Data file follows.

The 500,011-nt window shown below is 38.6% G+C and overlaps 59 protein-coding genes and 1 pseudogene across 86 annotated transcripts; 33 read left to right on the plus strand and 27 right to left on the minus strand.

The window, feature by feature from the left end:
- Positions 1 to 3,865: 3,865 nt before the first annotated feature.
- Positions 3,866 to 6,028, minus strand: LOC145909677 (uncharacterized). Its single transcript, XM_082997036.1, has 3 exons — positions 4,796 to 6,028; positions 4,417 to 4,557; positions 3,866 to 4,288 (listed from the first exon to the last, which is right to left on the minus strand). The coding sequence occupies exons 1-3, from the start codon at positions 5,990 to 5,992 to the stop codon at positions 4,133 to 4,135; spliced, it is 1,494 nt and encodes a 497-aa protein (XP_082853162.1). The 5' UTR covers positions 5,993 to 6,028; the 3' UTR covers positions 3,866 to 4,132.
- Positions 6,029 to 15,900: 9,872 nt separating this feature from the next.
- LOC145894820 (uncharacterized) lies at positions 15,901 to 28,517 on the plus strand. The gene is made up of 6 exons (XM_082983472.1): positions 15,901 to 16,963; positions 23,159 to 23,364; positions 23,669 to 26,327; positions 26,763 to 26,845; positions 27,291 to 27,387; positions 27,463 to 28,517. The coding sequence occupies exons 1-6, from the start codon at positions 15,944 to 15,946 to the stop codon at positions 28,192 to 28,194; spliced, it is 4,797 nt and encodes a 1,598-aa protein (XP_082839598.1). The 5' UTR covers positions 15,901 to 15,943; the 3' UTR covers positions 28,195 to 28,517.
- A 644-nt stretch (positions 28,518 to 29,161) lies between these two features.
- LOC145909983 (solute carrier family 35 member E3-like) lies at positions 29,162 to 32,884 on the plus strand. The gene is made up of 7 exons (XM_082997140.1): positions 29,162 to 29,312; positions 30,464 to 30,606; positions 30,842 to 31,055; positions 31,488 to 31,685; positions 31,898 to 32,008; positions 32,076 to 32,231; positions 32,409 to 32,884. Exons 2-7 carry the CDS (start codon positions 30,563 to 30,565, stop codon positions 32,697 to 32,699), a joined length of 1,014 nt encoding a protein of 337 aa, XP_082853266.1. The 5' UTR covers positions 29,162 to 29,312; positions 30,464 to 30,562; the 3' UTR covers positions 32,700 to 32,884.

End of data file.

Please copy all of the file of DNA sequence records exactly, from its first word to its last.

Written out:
The 500,011-nt window shown below is 38.6% G+C and overlaps 59 protein-coding genes and 1 pseudogene across 86 annotated transcripts; 33 read left to right on the plus strand and 27 right to left on the minus strand.

The window, feature by feature from the left end:
- Positions 1 to 3,865: 3,865 nt before the first annotated feature.
- Positions 3,866 to 6,028, minus strand: LOC145909677 (uncharacterized). Its single transcript, XM_082997036.1, has 3 exons — positions 4,796 to 6,028; positions 4,417 to 4,557; positions 3,866 to 4,288 (listed from the first exon to the last, which is right to left on the minus strand). The coding sequence occupies exons 1-3, from the start codon at positions 5,990 to 5,992 to the stop codon at positions 4,133 to 4,135; spliced, it is 1,494 nt and encodes a 497-aa protein (XP_082853162.1). The 5' UTR covers positions 5,993 to 6,028; the 3' UTR covers positions 3,866 to 4,132.
- Positions 6,029 to 15,900: 9,872 nt separating this feature from the next.
- LOC145894820 (uncharacterized) lies at positions 15,901 to 28,517 on the plus strand. The gene is made up of 6 exons (XM_082983472.1): positions 15,901 to 16,963; positions 23,159 to 23,364; positions 23,669 to 26,327; positions 26,763 to 26,845; positions 27,291 to 27,387; positions 27,463 to 28,517. The coding sequence occupies exons 1-6, from the start codon at positions 15,944 to 15,946 to the stop codon at positions 28,192 to 28,194; spliced, it is 4,797 nt and encodes a 1,598-aa protein (XP_082839598.1). The 5' UTR covers positions 15,901 to 15,943; the 3' UTR covers positions 28,195 to 28,517.
- A 644-nt stretch (positions 28,518 to 29,161) lies between these two features.
- LOC145909983 (solute carrier family 35 member E3-like) lies at positions 29,162 to 32,884 on the plus strand. The gene is made up of 7 exons (XM_082997140.1): positions 29,162 to 29,312; positions 30,464 to 30,606; positions 30,842 to 31,055; positions 31,488 to 31,685; positions 31,898 to 32,008; positions 32,076 to 32,231; positions 32,409 to 32,884. Exons 2-7 carry the CDS (start codon positions 30,563 to 30,565, stop codon positions 32,697 to 32,699), a joined length of 1,014 nt encoding a protein of 337 aa, XP_082853266.1. The 5' UTR covers positions 29,162 to 29,312; positions 30,464 to 30,562; the 3' UTR covers positions 32,700 to 32,884.